Posted: August 12th, 2015
ASB 223:KennewickMan Activity Balancing the Interests of Different Publics In this assignment, you will consider the problems sometimes faced by archaeologists who must balance the interests that different publics have in their work. You should also
ASB 223:KennewickMan Activity
Balancing the Interests of Different Publics
In this assignment, you will consider the problems sometimes faced by archaeologists who must balance the interests that different publics have in their work. You should also get an understanding of the feelings of the communities that have ties to the cultures studied by archaeologists. You will have some articles to read on the internet and we will watched a video. Using this information, write a typed, double-spaced response on the topic described below. There are no “correct” answers to these questions; however, you must SUPPORT your position by reference to the materials you have read, the video, and discussion in class. This assignment is worth 10 points.
There are two main web sites for you to review:
On this web site, go to “Trace the Story.” From there, read all the sections on the left side of the page which are part of the Kennewick Man Virtual Exhibit: Introduction, Chronology of Events, Who are the Native Americans, Idea of Race, Native American Views, Anthropologist’s Views, and News Update.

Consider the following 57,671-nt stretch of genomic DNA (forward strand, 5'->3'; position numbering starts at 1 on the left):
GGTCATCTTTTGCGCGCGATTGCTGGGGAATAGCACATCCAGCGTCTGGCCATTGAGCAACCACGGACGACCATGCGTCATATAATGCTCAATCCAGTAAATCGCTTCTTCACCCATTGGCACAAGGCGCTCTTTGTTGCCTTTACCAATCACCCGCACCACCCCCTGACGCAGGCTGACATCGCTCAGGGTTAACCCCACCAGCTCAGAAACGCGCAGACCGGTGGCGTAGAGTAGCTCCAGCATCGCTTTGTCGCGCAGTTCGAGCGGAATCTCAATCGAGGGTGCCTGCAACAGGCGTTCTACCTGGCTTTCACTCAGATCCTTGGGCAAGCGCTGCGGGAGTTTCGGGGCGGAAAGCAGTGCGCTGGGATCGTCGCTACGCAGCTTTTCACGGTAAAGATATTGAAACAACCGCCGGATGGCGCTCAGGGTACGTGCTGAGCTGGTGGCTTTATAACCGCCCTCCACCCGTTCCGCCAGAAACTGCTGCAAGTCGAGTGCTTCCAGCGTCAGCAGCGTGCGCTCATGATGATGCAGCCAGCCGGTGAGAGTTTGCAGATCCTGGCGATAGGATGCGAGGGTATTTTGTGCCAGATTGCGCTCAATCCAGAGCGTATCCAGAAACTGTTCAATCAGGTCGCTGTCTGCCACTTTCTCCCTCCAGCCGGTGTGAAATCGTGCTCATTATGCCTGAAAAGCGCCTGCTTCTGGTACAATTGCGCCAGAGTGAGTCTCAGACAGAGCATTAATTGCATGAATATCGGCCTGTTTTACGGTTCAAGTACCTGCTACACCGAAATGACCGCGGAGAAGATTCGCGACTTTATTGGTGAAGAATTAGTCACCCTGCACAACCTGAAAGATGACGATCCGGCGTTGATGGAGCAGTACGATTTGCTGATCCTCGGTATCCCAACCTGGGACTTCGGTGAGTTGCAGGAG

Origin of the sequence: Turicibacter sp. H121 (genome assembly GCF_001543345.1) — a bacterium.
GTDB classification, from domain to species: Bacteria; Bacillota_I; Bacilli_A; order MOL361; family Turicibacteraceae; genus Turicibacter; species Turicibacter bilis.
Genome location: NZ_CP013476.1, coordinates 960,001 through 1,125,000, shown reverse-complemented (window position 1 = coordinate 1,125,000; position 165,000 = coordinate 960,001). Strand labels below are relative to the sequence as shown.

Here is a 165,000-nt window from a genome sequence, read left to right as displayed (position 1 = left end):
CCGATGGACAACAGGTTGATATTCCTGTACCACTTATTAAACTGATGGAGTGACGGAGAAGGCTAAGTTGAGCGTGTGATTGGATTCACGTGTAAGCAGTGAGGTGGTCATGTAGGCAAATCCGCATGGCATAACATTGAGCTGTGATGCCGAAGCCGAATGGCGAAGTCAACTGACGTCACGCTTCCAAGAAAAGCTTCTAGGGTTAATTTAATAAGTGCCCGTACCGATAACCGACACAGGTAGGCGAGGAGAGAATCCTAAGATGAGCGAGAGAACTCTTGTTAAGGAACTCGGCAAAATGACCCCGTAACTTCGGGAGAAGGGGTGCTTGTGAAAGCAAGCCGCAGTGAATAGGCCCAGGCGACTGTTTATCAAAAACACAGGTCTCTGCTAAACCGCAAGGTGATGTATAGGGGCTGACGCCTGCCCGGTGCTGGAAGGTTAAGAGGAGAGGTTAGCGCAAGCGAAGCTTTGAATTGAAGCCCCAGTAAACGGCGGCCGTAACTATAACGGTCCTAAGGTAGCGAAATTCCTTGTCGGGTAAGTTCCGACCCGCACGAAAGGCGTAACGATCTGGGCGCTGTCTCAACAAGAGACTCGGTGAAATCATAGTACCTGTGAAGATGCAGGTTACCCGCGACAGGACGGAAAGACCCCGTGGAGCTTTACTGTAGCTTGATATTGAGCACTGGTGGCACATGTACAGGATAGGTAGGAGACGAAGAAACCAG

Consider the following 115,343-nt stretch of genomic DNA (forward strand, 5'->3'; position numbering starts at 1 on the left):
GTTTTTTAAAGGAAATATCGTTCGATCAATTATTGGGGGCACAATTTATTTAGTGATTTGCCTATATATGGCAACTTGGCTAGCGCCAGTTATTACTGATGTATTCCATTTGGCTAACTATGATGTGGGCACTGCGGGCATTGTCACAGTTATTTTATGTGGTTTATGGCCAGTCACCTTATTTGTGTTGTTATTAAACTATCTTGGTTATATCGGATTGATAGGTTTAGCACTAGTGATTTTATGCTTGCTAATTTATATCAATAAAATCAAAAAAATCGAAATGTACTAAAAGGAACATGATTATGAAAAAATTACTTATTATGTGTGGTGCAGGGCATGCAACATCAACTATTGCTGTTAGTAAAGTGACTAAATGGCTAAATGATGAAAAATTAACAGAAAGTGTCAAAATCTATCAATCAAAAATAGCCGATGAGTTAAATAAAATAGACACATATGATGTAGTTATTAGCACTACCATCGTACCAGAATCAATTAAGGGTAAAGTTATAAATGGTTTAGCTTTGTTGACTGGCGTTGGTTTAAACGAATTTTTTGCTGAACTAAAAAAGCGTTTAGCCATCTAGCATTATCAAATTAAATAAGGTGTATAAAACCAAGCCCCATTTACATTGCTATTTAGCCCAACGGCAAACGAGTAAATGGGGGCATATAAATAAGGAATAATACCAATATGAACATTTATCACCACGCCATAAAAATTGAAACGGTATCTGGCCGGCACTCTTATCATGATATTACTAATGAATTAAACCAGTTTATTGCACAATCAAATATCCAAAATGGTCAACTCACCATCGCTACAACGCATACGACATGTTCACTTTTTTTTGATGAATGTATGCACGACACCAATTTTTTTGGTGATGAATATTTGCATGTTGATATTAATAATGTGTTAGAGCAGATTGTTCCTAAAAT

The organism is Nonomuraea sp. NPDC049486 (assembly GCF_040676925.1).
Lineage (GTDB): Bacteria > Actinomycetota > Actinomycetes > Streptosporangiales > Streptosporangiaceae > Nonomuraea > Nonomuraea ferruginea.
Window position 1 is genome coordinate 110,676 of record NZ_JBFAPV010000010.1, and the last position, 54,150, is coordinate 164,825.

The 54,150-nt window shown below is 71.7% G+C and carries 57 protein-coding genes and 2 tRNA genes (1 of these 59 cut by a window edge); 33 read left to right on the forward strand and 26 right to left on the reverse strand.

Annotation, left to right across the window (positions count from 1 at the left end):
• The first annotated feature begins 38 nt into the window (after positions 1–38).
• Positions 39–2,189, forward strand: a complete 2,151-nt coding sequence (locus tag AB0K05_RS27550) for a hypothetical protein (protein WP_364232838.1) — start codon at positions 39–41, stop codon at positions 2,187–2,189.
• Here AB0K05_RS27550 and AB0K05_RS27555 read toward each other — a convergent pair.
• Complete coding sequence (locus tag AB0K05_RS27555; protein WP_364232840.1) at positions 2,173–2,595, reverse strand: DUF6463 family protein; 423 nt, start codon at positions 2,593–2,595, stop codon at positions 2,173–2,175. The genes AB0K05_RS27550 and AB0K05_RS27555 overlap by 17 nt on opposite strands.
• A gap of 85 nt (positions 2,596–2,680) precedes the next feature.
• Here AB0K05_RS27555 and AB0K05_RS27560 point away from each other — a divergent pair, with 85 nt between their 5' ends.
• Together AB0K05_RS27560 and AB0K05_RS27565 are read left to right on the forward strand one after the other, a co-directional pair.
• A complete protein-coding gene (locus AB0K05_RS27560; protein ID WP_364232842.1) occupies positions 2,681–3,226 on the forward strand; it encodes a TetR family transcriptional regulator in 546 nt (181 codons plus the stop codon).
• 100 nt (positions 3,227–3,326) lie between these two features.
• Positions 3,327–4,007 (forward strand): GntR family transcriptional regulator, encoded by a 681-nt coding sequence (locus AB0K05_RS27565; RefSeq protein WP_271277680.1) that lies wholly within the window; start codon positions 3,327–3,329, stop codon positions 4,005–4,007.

The first web site is the on-line exhibit at theBurkeMuseumwhich now houses theKennewickskeleton. Review these web sites.
TOPIC: In your opinion, should Kennewick Man be studied? Why do you think this? Contrast both sides of the argument: the anthropologist interested in the scientific value and the Native American perspective where the argument for repatriation is felt from the heart. Can these positions be reconciled?
Some possible issues to explore in your response could include: Do you think he should, in fact, be considered “Native American” or not? What do you think of the idea of race? Compare and contrast the Native American and Anthropologist’s views. Should he be protected by NAGPRA? Should he be studied at all? How can the interests of Native Americans, archaeologists, and the general public be balanced, if at all?
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